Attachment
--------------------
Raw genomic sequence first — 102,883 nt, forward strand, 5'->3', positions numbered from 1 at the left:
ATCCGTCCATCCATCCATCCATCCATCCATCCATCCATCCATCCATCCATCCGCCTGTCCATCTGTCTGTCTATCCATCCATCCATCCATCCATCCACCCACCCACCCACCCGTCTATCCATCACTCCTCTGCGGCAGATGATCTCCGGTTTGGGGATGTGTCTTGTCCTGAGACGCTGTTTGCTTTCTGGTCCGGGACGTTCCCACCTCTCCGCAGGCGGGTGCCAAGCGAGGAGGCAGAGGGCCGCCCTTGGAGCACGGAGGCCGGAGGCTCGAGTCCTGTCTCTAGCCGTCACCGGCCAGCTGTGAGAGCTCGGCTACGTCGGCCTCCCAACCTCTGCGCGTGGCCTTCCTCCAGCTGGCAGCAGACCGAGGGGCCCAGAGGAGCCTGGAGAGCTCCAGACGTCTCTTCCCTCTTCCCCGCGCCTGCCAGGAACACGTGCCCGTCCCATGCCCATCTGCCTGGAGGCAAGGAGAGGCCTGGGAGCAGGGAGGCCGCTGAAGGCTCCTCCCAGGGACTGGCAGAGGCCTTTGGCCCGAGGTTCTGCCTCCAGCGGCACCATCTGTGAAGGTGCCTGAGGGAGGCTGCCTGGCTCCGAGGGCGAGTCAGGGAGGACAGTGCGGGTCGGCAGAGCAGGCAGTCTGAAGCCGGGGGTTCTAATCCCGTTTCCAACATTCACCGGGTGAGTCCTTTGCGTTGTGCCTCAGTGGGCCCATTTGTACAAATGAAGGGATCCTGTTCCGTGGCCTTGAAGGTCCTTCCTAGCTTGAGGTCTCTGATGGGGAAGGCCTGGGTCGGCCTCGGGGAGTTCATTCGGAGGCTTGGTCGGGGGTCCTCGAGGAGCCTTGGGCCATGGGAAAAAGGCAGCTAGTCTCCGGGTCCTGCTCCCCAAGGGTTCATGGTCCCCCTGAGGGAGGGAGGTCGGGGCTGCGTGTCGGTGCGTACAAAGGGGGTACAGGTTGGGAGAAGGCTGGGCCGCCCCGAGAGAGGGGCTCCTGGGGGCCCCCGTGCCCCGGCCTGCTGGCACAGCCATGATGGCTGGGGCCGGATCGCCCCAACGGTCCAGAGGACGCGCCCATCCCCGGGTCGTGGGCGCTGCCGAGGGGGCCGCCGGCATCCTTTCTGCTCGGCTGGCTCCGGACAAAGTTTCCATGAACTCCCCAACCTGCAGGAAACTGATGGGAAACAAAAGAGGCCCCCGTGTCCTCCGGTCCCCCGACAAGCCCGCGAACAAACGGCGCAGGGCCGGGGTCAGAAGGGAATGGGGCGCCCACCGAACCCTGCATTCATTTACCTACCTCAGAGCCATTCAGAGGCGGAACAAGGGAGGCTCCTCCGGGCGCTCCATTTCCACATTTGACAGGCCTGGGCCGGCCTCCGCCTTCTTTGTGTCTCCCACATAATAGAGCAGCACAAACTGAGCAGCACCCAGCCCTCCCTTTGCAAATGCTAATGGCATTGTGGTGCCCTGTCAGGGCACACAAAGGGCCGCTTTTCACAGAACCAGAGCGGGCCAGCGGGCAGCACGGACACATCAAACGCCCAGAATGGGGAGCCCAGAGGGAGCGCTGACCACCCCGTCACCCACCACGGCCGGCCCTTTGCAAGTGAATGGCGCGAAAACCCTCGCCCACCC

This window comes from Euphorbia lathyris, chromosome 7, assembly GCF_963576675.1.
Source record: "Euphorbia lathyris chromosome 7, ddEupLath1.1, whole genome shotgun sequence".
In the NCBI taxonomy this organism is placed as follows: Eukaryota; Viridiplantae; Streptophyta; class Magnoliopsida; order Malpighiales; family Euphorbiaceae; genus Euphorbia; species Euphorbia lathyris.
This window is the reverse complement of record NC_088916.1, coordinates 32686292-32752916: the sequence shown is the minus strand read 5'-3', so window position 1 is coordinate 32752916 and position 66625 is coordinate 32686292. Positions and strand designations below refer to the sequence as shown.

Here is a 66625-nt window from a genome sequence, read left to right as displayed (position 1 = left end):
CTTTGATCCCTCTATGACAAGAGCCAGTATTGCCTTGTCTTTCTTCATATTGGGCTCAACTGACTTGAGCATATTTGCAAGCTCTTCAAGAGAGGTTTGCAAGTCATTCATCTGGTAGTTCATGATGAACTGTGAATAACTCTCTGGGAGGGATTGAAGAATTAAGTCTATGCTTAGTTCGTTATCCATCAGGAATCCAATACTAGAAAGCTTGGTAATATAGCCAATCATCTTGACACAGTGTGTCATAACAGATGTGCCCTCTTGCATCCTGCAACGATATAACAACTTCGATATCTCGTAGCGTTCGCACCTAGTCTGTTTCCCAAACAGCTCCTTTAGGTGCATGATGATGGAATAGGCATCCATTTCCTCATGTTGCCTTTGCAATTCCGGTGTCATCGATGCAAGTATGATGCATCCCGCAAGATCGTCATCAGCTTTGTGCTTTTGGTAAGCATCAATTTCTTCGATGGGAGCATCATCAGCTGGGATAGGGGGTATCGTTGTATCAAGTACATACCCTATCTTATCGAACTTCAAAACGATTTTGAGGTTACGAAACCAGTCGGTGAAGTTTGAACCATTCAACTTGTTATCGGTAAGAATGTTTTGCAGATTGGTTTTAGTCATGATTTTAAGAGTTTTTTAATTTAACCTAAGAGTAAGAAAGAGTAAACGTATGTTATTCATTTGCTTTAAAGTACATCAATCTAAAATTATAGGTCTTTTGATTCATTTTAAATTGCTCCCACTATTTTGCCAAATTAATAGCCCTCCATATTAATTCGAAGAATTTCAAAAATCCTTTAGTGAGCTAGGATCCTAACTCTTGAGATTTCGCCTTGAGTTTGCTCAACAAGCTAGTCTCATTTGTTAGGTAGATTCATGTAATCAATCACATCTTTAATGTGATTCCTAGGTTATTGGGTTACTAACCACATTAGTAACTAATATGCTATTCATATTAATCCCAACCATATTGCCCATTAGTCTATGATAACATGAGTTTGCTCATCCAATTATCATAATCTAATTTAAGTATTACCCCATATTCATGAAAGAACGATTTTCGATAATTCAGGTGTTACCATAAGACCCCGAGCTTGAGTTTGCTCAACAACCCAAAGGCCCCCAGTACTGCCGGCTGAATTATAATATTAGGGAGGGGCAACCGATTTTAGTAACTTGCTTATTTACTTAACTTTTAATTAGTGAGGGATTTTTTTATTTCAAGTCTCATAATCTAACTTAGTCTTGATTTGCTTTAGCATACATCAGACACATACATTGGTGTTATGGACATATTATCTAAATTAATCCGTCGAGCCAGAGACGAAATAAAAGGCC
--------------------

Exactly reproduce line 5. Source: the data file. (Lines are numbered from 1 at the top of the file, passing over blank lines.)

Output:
In the NCBI taxonomy this organism is placed as follows: Eukaryota; Viridiplantae; Streptophyta; class Magnoliopsida; order Malpighiales; family Euphorbiaceae; genus Euphorbia; species Euphorbia lathyris.